By Colette Bennett, Special to CNN
(CNN) - Outside my window, the wind is starting to die down, although it still comes through in gusts, sending branches and debris tumbling down the deserted street outside. The power's been out since 4 a.m. Life has skidded to a slow crawl, with no data available on my smartphone and no Internet to tell me when the storm might subside.
It's just me inside my shelter, listening to the howl of the weather and racing to eat everything in the fridge before it spoils and has to be tossed into a garbage bag.
Some people in New Orleans party before a storm starts or even after it begins. Young voices hollered and whooped down the street last night, kids running through the rain with bottles in their hands. In the meantime, I stood on the porch as the wind started to pick up. Waiting.
Luckily, I made sure to charge up all my laptops before the power went out. In the dark, I sit in front of a rectangular glowing screen, a reminder that my separation from technology is only temporary until someone comes and repairs the lines. Soon, I'll be connected to the world again. For now, I send texts from time to time, just to make sure others are OK, to let them know I am thinking of them as we sit in the darkness listening to the world outside.
Editor's note: Nathaniel Persily is the Charles Keller Beekman Professor of Law and Political Science at Columbia Law School.
(CNN) - In the space of two weeks, two different courts have come to two different results in evaluating the legality of two similar voter identification laws.
In Pennsylvania, a state trial judge upheld the newly enacted voter ID law under the state's constitution, while Thursday in Washington, a federal panel rejected Texas' similar ID law under the federal Voting Rights Act.
Despite their differences, both courts were quite right to agree on a central proposition: We really don't know how large an impact these voter ID laws will have on elections. In the end, the question, both legal and moral, often boils down to who should have the burden of proof: Should states be forced to show their laws are justified because they prevent demonstrable fraud or should opponents be forced to show that the law prevents large numbers of people from voting?
Voter ID cases often pit an invisible plaintiff against an imaginary problem. It is difficult to find voters who absolutely cannot vote because of an ID law, just as it is challenging to find instances of the type of fraud such laws intend to prevent.
The plaintiffs are invisible because very few people have the means to bring the federal case to challenge such laws but don't have the ability to navigate the barriers at the Department of Motor Vehicles to get an actual ID. Also, although we do know about 10% of Americans might not have the ID necessary to vote, we don't know how many won't vote specifically because of this extra burden, how many will be motivated to get an ID or how many will resort to absentee ballots, which do not require ID.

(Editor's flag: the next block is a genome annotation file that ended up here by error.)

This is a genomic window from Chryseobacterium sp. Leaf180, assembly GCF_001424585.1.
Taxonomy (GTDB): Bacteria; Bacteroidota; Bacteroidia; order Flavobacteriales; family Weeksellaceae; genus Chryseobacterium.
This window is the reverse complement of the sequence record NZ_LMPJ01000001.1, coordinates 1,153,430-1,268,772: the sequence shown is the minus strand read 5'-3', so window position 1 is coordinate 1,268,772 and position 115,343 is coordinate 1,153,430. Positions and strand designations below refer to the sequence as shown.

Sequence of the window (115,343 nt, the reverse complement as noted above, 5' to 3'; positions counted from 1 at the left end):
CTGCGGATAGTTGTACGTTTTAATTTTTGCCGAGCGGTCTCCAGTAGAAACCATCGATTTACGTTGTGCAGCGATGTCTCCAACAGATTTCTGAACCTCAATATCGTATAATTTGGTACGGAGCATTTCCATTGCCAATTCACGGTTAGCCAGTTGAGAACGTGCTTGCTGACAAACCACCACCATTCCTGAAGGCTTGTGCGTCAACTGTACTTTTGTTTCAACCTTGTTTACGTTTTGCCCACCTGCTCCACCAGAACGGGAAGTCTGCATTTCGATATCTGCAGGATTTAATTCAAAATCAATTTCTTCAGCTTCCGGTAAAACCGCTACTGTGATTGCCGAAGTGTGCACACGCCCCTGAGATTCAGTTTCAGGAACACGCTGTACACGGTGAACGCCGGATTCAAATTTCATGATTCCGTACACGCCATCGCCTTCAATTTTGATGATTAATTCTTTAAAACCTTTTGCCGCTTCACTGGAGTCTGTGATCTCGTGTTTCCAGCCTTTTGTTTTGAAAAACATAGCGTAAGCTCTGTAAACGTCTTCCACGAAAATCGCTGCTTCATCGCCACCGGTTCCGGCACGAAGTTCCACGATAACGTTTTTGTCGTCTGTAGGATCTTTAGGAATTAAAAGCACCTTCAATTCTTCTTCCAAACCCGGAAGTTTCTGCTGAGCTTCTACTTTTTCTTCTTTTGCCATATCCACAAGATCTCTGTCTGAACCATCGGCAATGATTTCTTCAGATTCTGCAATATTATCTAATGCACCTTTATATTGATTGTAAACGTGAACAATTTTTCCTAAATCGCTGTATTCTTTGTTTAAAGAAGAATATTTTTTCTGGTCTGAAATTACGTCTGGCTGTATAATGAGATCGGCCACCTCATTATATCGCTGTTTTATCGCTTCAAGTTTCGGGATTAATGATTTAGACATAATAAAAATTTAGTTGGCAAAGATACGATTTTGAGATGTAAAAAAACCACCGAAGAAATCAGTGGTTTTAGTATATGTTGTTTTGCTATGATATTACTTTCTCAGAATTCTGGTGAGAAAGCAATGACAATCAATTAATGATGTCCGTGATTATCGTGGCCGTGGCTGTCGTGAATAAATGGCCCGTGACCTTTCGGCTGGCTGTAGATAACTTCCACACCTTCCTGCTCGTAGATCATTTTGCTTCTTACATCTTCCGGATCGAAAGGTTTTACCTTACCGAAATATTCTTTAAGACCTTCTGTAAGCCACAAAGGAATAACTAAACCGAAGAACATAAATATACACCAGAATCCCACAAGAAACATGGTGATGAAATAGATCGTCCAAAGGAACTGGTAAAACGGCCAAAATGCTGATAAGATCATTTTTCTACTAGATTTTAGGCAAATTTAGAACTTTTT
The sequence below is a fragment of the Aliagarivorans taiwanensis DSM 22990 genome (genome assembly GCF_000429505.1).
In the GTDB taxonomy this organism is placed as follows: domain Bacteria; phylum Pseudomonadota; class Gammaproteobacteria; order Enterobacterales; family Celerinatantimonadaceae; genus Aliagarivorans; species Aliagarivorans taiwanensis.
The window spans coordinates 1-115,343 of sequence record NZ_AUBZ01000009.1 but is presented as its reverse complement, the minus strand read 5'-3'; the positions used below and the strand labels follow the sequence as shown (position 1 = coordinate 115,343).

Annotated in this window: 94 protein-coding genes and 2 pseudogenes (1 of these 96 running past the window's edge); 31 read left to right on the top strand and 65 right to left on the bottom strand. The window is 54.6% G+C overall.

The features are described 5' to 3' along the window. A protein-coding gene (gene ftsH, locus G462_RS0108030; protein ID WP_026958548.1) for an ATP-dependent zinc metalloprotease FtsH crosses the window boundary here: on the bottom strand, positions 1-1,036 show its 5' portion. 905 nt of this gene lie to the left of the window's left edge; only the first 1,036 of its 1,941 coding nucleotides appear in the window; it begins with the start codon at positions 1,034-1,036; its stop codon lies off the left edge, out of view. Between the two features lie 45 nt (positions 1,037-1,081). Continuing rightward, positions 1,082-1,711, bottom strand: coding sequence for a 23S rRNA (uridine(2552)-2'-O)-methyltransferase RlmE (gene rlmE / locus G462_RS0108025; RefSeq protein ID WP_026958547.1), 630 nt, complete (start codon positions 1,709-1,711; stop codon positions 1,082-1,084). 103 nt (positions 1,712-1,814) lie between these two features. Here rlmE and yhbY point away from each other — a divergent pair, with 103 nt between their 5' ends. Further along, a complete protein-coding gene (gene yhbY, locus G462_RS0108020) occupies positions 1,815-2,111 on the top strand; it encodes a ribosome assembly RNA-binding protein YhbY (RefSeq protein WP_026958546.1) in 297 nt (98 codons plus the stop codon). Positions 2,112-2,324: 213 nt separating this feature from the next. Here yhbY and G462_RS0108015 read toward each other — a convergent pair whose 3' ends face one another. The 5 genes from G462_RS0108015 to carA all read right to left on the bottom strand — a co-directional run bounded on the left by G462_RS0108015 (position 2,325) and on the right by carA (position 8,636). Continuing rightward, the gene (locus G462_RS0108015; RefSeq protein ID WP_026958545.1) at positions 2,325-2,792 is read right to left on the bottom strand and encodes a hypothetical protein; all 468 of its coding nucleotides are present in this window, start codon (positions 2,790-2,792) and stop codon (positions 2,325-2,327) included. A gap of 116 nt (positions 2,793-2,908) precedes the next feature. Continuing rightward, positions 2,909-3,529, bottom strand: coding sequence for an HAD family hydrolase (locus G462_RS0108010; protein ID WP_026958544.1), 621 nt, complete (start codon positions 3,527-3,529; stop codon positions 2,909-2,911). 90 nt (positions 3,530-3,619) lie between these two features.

By Jen Christensen, CNN
Tampa (CNN) - A man hurrying to catch the light at a corner in muggy downtown Tampa carries a book with a rainbow of color on its cover.
Its title stands out, especially here, where the Republican National Convention has officially accepted a platform that a New York Times editorial called "more aggressive in its opposition to women's reproductive rights and to gay rights than any in memory."
The book is "A Fundamental Freedom: Why Republicans, Conservatives, and Libertarians Should Support Gay Rights."
Ted McCormac is a precinct committee person for the GOP in Bradenton, Florida, and the father of a gay son. He picked up the book at a brunch co-hosted by the Young Conservatives for the Freedom to Marry and the Log Cabin Republicans - two of a small number of visible LGBT-supportive Republican groups at this year's convention.
Individual members of the Log Cabin Republicans have attended previous conventions, but this year marks a first for the group: It was invited by the Republican National Convention committee to participate in the convention itself. In addition, there are many high-profile, gay-themed events this year, including the brunch McCormac attended. "I've never been to an event of theirs, but people clearly went out of their way to be nice to me," McCormac said, with a catch in his voice. "It means so much since I'm kind of new at this."
By Kevin Liptak, CNN
Tampa (CNN) - Sen. Marco Rubio's convention speech Thursday introducing Mitt Romney offered voters a look at one of the Republican Party's fastest-rising stars, and brought to the fore what the conservative movement hopes its future will look like.
"I watched my first convention in 1980 with my grandfather," Rubio began, placing a date on the generational shift that he and Romney's running mate Paul Ryan represent for the GOP.
Rubio, who at 41 is a year younger than Ryan, joins the Wisconsin congressman as a young face in the party whose supporters have skewed older in the past several elections. Rubio also brings diversity to the Republican stage at a moment when Romney faces a nearly 30-point deficit among Latino voters.
Rubio used his Cuban immigrant parents' story as his version of the American Dream.
"My Dad used to tell us, 'En este pais, ustedes van a poder lograr todas las cosas que nosotros no pudimos:' In this country, you will be able to accomplish all the things we never could," he said.
Rubio's remarks in Spanish spoke to the larger theme of his optimistic address: that things are possible in America that aren't possible elsewhere.